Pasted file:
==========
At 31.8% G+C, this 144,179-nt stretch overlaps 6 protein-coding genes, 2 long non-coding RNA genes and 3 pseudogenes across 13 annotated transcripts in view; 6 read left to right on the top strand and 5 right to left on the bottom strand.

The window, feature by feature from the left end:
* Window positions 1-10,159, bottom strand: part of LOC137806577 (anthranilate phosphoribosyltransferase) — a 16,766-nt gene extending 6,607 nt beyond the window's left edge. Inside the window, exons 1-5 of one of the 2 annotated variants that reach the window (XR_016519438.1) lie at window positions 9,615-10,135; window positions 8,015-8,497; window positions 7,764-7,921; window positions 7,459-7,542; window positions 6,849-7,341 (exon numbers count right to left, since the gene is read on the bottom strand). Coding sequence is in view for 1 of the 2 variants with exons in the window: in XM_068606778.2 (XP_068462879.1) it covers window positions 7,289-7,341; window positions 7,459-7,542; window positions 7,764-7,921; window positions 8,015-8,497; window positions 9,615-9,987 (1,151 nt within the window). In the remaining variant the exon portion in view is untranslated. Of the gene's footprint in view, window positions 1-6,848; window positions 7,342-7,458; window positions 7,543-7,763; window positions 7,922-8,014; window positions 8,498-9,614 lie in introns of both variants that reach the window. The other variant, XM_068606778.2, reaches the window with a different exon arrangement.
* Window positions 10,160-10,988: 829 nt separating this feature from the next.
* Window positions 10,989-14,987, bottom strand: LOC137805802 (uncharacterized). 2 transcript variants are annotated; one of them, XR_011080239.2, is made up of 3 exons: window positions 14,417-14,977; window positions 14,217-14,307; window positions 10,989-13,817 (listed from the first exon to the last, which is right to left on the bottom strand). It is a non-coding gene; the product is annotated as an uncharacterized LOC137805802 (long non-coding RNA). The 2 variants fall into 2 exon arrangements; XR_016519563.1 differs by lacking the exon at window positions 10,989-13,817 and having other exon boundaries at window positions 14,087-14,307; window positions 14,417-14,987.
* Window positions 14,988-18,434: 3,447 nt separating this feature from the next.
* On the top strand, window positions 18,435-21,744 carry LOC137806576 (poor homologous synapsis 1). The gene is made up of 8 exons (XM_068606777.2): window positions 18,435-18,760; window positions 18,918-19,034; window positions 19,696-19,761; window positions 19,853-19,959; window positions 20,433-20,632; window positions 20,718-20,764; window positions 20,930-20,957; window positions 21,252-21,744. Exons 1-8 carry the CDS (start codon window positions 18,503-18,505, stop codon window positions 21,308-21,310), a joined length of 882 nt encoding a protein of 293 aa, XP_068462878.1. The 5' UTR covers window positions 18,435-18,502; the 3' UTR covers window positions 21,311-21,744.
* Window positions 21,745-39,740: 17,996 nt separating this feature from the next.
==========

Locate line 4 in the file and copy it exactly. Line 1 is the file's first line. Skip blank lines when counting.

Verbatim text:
* Window positions 10,160-10,988: 829 nt separating this feature from the next.